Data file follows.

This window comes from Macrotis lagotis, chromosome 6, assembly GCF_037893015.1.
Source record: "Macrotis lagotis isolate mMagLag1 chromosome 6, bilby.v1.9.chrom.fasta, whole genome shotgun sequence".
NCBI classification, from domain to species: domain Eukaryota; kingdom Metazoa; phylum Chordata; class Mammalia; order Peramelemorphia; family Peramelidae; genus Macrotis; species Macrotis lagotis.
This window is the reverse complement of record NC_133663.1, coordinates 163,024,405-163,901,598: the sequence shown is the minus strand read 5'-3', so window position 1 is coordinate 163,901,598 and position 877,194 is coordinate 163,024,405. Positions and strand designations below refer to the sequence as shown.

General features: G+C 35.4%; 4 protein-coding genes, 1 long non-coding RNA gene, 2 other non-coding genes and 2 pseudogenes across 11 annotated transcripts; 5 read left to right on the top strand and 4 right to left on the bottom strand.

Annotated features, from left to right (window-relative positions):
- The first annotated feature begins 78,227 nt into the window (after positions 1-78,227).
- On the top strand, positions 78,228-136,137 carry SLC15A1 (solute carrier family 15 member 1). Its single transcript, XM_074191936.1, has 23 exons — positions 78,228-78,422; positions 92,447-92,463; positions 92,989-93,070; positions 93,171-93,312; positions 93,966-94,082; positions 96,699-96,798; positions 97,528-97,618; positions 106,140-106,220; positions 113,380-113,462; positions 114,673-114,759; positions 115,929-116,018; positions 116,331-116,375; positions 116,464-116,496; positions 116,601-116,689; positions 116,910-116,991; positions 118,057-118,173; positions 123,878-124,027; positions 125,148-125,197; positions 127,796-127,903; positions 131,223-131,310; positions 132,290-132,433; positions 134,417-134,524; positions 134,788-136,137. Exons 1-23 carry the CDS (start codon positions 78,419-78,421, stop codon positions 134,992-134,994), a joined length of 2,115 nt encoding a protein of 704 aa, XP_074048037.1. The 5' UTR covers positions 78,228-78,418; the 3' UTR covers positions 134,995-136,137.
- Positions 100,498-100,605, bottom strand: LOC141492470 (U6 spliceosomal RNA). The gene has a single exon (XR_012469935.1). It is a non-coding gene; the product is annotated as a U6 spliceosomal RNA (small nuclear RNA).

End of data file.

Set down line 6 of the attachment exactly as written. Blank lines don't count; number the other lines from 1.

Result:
Annotated features, from left to right (window-relative positions):